TERRE HAUTE —
For the person who has everything, emergency preparedness experts recommend an all-hazard weather radio as the perfect holiday gift.
In fact, Vigo County Emergency Management Agency is distributing 80 of the radio units to area fire departments to give as gifts to economically disadvantaged households. The Indiana Department of Homeland Security has partnered with local EMAs around the state to give away about 8,500 of the radios to at-risk Hoosiers.
“The county-based fire departments are probably the best service organizations closest to the people to know who’s in need of an all-hazard radio,” said J.D. Kesler, deputy director of planning for Vigo County EMA, in explaining who will receive the radios locally.
The radios are not just about weather alerts, said Jerri Husband, director of the field services division for IDHS, during a visit to the Vigo County EMA office near Hulman Field on Tuesday. The radios also issue alerts about hazardous chemical spills, Silver and Amber alerts, and incidents such as gas main breaks.
Husband said each household should have a radio as part of its preparedness plan.
“People have become dependent on the outdoor weather sirens, like that is the only preparedness they need to have,” she said. “But when you’re snug inside your home, you may not hear that.”
Kesler said the alerts will come through the National Weather Service, and residents may program the devices to pick up only local alerts.
Most all-hazard radios require a Specific Area Message Encoding (SAME) code number in order to limit the receipt of emergency messages to a specific geographic area. The list of Indiana counties and their corresponding SAME codes are available at www.weather.gov/nwr/cntycov/nwrin.htm.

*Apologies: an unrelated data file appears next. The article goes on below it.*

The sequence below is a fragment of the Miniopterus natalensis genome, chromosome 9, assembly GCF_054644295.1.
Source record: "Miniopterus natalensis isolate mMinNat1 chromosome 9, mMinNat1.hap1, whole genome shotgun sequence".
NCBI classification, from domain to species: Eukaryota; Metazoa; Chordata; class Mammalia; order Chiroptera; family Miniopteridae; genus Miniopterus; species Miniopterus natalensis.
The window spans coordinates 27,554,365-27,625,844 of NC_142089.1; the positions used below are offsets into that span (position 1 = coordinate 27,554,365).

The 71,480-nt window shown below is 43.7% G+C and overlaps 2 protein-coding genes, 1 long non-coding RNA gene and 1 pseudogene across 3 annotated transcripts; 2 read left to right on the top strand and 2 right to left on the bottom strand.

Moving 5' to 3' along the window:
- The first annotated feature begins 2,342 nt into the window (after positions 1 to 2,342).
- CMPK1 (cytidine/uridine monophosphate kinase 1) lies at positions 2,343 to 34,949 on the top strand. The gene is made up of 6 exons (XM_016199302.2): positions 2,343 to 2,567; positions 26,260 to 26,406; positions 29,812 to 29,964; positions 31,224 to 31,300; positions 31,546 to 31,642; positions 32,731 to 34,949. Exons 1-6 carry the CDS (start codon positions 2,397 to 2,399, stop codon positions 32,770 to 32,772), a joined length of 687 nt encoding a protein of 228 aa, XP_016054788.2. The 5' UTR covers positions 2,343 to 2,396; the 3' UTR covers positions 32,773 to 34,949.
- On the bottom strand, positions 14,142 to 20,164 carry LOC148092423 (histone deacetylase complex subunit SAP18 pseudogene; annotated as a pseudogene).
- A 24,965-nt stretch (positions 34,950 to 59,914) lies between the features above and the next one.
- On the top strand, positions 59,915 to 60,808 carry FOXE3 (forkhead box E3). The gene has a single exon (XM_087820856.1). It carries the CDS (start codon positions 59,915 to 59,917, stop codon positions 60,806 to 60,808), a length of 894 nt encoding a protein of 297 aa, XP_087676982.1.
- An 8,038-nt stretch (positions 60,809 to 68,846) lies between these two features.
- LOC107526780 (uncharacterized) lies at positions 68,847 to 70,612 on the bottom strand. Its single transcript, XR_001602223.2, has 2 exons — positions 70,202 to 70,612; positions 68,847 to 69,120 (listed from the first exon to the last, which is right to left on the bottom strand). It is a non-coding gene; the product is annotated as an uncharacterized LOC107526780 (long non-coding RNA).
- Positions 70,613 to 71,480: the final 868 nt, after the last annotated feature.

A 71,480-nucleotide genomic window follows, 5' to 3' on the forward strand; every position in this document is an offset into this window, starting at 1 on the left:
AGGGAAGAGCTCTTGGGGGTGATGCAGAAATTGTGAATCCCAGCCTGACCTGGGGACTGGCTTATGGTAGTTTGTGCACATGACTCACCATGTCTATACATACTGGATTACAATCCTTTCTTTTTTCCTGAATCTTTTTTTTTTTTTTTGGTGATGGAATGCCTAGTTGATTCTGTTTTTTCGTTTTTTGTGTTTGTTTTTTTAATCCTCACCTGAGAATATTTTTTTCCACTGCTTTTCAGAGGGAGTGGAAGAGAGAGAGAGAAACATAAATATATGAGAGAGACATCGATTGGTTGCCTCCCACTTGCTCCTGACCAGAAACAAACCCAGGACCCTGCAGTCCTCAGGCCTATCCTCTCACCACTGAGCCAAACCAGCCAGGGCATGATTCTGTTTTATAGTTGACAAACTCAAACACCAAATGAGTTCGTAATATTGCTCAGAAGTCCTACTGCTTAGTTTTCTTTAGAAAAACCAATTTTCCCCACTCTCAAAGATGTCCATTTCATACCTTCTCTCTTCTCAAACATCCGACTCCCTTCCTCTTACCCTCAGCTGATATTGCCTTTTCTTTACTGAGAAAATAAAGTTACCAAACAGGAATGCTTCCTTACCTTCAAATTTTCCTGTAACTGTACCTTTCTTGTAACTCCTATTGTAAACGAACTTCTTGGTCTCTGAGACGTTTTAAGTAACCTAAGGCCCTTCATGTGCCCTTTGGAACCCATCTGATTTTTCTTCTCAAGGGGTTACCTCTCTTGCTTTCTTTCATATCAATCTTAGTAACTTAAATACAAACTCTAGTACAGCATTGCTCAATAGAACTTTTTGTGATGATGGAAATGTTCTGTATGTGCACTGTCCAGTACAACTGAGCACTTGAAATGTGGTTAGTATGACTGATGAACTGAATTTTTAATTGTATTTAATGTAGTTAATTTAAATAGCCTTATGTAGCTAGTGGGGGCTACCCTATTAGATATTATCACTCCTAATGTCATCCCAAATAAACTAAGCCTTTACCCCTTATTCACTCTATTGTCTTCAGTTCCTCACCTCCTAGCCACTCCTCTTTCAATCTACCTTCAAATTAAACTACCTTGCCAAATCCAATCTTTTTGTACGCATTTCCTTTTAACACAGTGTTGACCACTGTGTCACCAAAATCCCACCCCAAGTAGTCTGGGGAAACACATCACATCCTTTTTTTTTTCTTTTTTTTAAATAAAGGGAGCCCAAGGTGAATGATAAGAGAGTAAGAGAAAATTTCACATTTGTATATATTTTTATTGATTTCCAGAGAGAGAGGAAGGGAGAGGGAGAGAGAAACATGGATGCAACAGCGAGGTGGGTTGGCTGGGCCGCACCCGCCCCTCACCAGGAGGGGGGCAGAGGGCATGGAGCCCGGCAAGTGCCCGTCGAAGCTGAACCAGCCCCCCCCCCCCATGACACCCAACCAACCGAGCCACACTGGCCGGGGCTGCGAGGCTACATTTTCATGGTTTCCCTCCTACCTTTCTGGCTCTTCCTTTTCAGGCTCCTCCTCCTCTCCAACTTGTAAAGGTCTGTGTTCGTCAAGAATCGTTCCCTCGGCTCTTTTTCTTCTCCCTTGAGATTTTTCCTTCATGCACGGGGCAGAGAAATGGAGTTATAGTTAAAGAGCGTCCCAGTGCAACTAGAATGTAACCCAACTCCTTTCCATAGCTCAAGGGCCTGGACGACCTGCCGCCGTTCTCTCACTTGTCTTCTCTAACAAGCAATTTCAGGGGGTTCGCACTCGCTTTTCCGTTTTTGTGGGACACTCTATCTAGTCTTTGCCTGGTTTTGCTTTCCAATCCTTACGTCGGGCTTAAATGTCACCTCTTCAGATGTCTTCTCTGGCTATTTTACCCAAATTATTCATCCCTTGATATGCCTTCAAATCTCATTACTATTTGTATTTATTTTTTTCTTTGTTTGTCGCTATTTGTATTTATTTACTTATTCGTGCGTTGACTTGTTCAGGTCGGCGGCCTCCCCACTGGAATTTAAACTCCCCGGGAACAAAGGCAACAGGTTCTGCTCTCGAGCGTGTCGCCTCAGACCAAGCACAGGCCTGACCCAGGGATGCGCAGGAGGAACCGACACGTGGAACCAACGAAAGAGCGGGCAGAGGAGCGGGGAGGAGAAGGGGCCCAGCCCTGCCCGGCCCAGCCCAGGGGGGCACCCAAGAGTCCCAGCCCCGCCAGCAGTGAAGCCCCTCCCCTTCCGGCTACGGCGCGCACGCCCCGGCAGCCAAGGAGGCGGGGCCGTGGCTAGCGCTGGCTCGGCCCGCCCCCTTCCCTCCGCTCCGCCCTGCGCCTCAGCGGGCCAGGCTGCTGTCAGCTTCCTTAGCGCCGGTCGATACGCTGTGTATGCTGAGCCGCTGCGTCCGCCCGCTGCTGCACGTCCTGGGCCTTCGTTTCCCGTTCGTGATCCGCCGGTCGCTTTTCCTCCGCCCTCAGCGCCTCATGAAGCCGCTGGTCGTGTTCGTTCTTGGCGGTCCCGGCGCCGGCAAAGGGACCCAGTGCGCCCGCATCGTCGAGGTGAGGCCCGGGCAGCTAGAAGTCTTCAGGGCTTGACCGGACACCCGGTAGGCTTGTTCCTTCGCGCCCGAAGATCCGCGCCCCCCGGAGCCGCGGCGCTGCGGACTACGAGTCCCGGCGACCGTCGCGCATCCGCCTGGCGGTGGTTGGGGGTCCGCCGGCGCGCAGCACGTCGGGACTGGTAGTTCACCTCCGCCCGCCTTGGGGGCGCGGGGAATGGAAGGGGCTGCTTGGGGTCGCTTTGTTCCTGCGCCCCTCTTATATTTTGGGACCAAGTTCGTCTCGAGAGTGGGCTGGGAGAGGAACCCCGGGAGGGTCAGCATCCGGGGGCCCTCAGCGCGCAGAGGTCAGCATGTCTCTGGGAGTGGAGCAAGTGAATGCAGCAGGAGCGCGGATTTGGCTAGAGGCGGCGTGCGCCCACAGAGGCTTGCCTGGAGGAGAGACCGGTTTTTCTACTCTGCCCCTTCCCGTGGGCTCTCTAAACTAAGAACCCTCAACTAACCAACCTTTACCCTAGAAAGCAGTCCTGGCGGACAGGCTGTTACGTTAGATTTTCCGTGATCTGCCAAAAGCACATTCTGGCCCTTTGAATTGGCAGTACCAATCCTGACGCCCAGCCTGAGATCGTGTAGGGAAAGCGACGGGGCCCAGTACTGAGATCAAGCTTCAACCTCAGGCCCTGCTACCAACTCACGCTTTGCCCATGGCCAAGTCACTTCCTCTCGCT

Many people already know when a storm is approaching because of the news media, Kesler said, but for emergency incidents, the radios become an important tool to help residents avoid danger areas.
All-hazards alert radios disseminate more than 60 emergency alerts such as hazardous weather and other local area warnings, including up to date weather information broadcast directly from the National Weather Service. In the event of a power outage or an evacuation, backup battery power allows the radios to remain operational.
Federal grant sources funded the purchase and distribution of the radios. During the past four years, IDHS has distributed more than 23,000 radios and has provided weather radios to public schools in Indiana. IDHS has plans to continue the radio distribution in the future.
All Hoosiers who are able are encouraged to purchase an all-hazards alert radio, Husband said. The cost is about $30 or $40 online and at many retail outlets.
Reporter Lisa Trigg can be reached at 812-231-4254 or email@example.com. Follow her on Twitter @TribStarLisa